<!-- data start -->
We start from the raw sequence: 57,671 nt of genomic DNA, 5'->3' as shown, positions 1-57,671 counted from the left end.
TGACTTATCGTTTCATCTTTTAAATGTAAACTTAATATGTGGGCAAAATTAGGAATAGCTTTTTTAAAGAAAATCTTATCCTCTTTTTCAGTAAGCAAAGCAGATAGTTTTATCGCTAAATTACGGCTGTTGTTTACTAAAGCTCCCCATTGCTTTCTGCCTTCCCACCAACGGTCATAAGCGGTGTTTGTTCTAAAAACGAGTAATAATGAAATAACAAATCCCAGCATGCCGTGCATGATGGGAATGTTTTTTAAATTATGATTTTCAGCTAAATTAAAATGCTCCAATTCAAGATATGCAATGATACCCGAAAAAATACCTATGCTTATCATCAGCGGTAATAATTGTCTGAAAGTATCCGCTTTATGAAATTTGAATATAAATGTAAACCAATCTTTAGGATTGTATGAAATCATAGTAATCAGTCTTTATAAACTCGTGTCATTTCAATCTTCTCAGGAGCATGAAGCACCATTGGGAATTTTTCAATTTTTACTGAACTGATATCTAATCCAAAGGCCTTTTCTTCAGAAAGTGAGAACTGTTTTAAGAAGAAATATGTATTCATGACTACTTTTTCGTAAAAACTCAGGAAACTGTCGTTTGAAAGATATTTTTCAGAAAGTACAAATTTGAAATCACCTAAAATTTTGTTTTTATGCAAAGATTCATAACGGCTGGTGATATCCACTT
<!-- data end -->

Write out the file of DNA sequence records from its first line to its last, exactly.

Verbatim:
We start from the raw sequence: 57,671 nt of genomic DNA, 5'->3' as shown, positions 1-57,671 counted from the left end.
TGACTTATCGTTTCATCTTTTAAATGTAAACTTAATATGTGGGCAAAATTAGGAATAGCTTTTTTAAAGAAAATCTTATCCTCTTTTTCAGTAAGCAAAGCAGATAGTTTTATCGCTAAATTACGGCTGTTGTTTACTAAAGCTCCCCATTGCTTTCTGCCTTCCCACCAACGGTCATAAGCGGTGTTTGTTCTAAAAACGAGTAATAATGAAATAACAAATCCCAGCATGCCGTGCATGATGGGAATGTTTTTTAAATTATGATTTTCAGCTAAATTAAAATGCTCCAATTCAAGATATGCAATGATACCCGAAAAAATACCTATGCTTATCATCAGCGGTAATAATTGTCTGAAAGTATCCGCTTTATGAAATTTGAATATAAATGTAAACCAATCTTTAGGATTGTATGAAATCATAGTAATCAGTCTTTATAAACTCGTGTCATTTCAATCTTCTCAGGAGCATGAAGCACCATTGGGAATTTTTCAATTTTTACTGAACTGATATCTAATCCAAAGGCCTTTTCTTCAGAAAGTGAGAACTGTTTTAAGAAGAAATATGTATTCATGACTACTTTTTCGTAAAAACTCAGGAAACTGTCGTTTGAAAGATATTTTTCAGAAAGTACAAATTTGAAATCACCTAAAATTTTGTTTTTATGCAAAGATTCATAACGGCTGGTGATATCCACTT